Amblyopia is commonly known as lazy eye. This should not be confused with squints. Amblyopia is poor vision in an eye that did not develop normal sight during early childhood.
After the age of eight years, the development of the part of the brain that processes vision is almost complete. If the brain has not received clear images from the weak eye, it would be difficult to improve the vision in this eye after the brain is completely developed. The eye is then said to be amblyopic or lazy.
Successful treatment depends on how severe the amblyopia is and the age of the child when treatment begins. If the problem is detected early, successful treatment is possible and treatment time is shorter. If it is detected after the age of eight, the success rate would be very low.
Since the child is usually too young to complain of poor vision, this detection requires early checking of the vision by the family doctor, paediatrician or ophthalmologist before the age of four to five years.
To correct amblyopia, the child must be forced to use the lazy eye. This is usually done by patching, or covering the good eye often for a duration of up to weeks or months. If the child also requires spectacles, he must wear it all the time.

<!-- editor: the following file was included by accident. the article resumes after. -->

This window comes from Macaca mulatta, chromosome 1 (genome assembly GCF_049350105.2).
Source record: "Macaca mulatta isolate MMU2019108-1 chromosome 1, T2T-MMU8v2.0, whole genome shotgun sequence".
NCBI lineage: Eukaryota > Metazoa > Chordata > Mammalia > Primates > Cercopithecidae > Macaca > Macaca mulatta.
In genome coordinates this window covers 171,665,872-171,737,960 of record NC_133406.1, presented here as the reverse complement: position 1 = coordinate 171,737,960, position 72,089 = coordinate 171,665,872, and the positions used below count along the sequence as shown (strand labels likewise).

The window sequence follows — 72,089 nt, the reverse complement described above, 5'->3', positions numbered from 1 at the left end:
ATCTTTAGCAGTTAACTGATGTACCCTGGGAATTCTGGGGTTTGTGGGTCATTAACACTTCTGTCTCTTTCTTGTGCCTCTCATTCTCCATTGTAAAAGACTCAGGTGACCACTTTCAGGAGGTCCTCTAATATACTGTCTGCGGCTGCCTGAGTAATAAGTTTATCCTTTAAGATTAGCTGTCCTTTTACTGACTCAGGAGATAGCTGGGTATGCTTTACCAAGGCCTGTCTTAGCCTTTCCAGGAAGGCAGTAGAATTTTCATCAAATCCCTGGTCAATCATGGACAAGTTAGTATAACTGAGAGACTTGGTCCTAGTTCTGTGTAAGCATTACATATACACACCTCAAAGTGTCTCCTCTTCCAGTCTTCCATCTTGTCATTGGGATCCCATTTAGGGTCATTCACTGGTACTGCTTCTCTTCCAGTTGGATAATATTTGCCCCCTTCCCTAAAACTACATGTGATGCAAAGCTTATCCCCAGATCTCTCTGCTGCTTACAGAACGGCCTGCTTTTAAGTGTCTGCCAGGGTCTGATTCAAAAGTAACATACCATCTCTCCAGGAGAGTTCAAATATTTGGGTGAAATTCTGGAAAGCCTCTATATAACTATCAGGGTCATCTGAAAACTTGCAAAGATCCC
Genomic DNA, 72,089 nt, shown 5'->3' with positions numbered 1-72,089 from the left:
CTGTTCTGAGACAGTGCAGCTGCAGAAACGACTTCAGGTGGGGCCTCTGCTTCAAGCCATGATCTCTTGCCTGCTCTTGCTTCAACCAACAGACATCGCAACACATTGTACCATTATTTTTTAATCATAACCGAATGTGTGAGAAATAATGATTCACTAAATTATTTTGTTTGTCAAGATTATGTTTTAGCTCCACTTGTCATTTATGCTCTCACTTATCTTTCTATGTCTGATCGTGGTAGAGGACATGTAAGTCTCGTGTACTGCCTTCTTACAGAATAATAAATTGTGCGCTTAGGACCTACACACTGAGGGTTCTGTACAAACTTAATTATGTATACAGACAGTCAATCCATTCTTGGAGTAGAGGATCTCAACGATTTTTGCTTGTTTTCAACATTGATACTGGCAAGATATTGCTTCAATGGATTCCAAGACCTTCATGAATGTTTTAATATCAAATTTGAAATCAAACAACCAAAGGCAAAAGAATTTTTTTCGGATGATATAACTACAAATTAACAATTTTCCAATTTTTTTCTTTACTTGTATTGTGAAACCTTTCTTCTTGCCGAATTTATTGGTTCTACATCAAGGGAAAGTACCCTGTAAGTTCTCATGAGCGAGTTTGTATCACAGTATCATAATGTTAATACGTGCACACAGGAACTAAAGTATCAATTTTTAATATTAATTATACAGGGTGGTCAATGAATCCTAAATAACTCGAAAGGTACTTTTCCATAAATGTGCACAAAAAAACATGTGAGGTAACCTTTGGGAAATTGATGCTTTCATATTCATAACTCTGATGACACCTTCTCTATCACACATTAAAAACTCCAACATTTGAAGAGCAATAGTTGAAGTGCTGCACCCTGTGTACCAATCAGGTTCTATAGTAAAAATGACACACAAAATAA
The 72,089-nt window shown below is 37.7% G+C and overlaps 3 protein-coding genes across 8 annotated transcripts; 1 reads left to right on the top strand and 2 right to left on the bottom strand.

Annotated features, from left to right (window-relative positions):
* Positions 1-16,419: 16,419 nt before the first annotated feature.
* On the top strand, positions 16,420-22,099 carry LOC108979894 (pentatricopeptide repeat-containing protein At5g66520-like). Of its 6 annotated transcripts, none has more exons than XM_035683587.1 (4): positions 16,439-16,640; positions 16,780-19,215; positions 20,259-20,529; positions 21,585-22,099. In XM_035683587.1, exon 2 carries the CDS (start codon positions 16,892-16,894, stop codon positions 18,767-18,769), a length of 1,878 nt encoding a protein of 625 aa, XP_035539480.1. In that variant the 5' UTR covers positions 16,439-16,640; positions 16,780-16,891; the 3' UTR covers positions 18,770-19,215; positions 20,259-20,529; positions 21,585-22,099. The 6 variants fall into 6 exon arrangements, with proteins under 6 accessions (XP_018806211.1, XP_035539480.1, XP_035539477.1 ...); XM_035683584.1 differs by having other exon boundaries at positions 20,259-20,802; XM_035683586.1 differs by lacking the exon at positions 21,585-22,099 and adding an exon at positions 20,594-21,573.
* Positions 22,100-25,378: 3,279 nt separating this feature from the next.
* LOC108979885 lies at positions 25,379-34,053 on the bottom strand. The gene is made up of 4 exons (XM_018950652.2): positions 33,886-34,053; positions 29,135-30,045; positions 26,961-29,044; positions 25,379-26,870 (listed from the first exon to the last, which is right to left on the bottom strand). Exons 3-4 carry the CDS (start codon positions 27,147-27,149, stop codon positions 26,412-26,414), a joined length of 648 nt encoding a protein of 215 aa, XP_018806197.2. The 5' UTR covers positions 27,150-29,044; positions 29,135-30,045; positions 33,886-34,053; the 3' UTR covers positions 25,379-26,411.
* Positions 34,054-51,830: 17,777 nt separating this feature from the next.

The basis of patching is to allow the amblyopic eye to be used more often than the other eye so that it gets a chance to develop normal vision. The recovery of vision is better if patching is done at an early age.
When first applying the child's patch, you may like to explain the reason to the child, or demonstrate on a doll. If the child is schooling, explain the treatment to the teacher so that she can encourage the child to perform his/her usual tasks with the patch on. She can also discourage classmates from teasing.
Treatment may take months to years. The younger the child starts treatment, the faster the recovery. The vision sometimes worsens after recovery so the child must be reviewed regularly.
Spectacles should fit comfortably on the face and ears. Different sized spectacles are available, even for babies.
A good frame should have a comfortable support at the nose and behind the ears. Sometimes a back strap may be required to prevent the child from pulling the spectacles off.
The child should be encouraged to put on his/her spectacles as much as possible throughout his/her waking hours if he/she is being treated for amblyopia. If the child is old enough, he/she can help to pick the colour of the frames. The child should never be made to feel ugly with his/her spectacles on.
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